As a pet parent, you work hard to give your dog the best life possible. You feed them high-quality food. You exercise them. You make sure they get their vaccines and protect them from fleas, ticks and other parasites.
But did you know regular dental care plays an important role in your dog’s health?
Periodontal Disease in Dogs: The Dangers of a Dirty Mouth
Unlike people, whose dental issues usually stem from cavities and tooth decay, dogs rarely get cavities. Instead, they more often suffer from periodontal disease (AKA dental disease), which is an infection of the tissue surrounding the teeth.
Periodontal disease is the most common health condition in adult dogs, impacting roughly 80% of dogs over the age of three. And for small breed dogs, trouble can begin even earlier (more on that below).
Effects of Periodontal Disease in Dogs
Why is periodontal disease in dogs a problem? Left untreated, this condition can lead to a wide range of issues, including:
- Bad breath (Believe it or not, a dog’s breath is not supposed to be bad!)
- Mouth pain and discomfort
- Inflamed or bleeding gums
- Tooth loss
- Bone infection
- Increased risk of more serious health problems, such as heart, liver and kidney disease
How Your Dog’s Breed Can Impact Their Dental Health
All dogs are at risk for periodontal disease, but certain factors make some breeds more prone to issues.
Small breed dogs, such as Chihuahuas and Pomeranians, are more likely to have dental issues than most larger dogs. Why? One reason is the size of their mouths.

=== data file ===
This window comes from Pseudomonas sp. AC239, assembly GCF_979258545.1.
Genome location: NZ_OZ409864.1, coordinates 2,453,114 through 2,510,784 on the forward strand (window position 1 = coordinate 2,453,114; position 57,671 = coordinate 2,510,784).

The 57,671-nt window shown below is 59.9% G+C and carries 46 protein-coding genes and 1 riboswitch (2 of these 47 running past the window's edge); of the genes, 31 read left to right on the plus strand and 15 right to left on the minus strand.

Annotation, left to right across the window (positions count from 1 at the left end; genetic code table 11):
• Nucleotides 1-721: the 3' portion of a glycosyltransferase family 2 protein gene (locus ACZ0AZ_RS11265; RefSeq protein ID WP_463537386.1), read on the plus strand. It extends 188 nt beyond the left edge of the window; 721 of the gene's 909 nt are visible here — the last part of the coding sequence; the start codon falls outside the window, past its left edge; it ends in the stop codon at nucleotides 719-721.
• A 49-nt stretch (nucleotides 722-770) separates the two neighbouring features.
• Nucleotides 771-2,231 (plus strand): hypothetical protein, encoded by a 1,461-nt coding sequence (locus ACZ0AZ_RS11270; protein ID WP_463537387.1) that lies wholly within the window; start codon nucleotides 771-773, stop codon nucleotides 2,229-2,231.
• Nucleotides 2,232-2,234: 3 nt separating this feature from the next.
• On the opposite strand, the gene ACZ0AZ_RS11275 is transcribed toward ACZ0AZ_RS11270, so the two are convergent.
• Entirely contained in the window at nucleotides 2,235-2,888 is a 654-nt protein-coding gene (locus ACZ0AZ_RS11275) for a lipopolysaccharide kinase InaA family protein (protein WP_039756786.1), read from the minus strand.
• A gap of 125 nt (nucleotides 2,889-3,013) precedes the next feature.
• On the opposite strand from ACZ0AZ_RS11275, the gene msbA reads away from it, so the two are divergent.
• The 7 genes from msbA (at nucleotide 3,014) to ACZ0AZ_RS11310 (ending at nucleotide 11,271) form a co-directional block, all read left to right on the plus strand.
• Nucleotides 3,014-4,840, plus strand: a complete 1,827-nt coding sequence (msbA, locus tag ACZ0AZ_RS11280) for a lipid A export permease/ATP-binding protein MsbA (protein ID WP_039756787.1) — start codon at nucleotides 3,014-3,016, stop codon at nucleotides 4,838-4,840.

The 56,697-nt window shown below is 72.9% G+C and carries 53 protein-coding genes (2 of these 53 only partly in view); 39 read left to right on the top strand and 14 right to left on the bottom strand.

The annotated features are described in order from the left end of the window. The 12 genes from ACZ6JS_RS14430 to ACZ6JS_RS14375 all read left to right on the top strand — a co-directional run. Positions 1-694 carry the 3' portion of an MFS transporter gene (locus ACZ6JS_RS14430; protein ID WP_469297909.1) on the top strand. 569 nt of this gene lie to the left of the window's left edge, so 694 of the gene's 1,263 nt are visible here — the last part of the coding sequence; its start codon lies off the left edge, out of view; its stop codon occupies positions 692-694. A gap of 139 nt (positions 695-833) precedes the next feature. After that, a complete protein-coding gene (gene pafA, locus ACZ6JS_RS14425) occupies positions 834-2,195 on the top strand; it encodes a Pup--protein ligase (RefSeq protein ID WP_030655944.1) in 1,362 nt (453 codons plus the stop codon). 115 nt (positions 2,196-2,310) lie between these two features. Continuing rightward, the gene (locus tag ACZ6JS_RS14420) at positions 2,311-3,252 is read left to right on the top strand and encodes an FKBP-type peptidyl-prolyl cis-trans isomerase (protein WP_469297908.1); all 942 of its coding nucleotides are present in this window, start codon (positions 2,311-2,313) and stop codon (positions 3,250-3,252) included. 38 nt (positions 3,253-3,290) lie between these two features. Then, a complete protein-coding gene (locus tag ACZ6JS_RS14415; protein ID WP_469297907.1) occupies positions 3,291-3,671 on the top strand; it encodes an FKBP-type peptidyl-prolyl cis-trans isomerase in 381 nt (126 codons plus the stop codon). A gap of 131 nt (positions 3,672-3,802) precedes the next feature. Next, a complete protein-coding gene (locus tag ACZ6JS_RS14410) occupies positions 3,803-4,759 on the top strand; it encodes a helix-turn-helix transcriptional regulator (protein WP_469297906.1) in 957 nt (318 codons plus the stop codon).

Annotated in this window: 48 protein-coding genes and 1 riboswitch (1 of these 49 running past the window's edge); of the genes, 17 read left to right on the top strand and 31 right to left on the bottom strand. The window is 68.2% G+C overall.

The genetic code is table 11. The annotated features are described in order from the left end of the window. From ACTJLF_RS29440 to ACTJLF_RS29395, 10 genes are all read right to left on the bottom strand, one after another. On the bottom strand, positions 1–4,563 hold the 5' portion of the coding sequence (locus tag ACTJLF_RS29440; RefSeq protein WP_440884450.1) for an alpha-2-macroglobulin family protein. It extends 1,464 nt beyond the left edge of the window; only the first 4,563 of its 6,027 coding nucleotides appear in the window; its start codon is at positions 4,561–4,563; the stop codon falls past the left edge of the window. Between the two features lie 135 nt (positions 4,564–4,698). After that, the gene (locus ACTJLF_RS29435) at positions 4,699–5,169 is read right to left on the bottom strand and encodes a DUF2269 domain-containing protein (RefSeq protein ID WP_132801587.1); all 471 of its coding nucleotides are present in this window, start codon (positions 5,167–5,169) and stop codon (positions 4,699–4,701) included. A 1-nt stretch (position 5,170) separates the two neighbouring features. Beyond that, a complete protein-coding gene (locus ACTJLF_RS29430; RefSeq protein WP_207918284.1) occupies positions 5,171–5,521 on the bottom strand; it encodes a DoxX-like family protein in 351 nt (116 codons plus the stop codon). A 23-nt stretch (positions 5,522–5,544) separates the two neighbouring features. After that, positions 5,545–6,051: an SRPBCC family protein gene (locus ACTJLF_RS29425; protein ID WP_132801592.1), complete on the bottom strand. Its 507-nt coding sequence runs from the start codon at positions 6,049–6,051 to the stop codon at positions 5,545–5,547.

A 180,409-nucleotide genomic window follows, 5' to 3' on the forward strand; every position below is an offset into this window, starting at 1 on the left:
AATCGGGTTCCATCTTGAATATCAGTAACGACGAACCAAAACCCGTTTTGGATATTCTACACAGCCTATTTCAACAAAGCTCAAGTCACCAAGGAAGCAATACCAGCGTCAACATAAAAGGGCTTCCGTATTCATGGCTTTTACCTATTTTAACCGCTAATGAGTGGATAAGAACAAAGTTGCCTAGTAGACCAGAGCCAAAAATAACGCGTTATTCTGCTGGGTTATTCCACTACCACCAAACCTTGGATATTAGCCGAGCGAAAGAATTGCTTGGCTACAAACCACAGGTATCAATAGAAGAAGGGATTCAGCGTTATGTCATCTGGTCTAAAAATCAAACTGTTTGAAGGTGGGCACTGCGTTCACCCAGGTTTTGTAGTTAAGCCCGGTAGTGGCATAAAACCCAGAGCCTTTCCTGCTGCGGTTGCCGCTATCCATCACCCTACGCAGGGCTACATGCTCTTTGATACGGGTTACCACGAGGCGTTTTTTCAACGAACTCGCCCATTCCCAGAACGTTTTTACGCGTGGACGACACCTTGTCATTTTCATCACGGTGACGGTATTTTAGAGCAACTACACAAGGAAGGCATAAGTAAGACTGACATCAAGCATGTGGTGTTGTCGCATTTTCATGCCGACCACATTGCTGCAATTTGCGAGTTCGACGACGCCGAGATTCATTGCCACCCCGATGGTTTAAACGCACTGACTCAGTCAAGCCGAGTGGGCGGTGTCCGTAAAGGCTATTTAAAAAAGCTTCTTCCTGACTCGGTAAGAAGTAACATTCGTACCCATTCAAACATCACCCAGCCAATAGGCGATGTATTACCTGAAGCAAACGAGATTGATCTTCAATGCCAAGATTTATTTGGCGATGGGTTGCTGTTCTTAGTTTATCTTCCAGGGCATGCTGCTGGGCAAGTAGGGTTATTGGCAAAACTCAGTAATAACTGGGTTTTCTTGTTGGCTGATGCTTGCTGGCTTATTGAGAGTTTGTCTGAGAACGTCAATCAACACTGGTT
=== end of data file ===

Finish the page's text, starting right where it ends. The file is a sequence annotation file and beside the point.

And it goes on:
All dogs, regardless of breed, have 42 adult teeth. That’s a lot to fit into a little mouth! This can cause overcrowding, which makes it easier for food to get stuck between their teeth. So, plaque builds up over time and leads to periodontal disease.
The structure of a dog’s face can also increase the risk of dental issues.
For example, Pugs, Bulldogs and Boston Terriers have short jaws that can cause both overcrowding and misalignment of the teeth. Both of these factors can make it harder to keep teeth clean.
And dogs with long, narrow muzzles, such as Collies, Shetland Sheepdogs and Dachshunds, are prone to overbites or teeth that rotate outward.
DNA testing to determine your dog’s breed and genetic predisposition, as well as talking with your veterinarian, can reveal whether your dog has an increased risk of dental disease.
How to Prevent Dental Disease in Dogs
We probably don’t have to tell you that daily flossing (or any flossing, for that matter) is not a viable option for dogs. But there are a few simple ways you can keep your pup’s teeth clean.
The best thing you can do to prevent periodontal disease in dogs is establish—and stick to—a dental care routine. This should include:
- Regular dental exams by your veterinarian
- Professional dental cleanings
- At-home dental care
Each of these components plays an important role.
Regular Dental Exams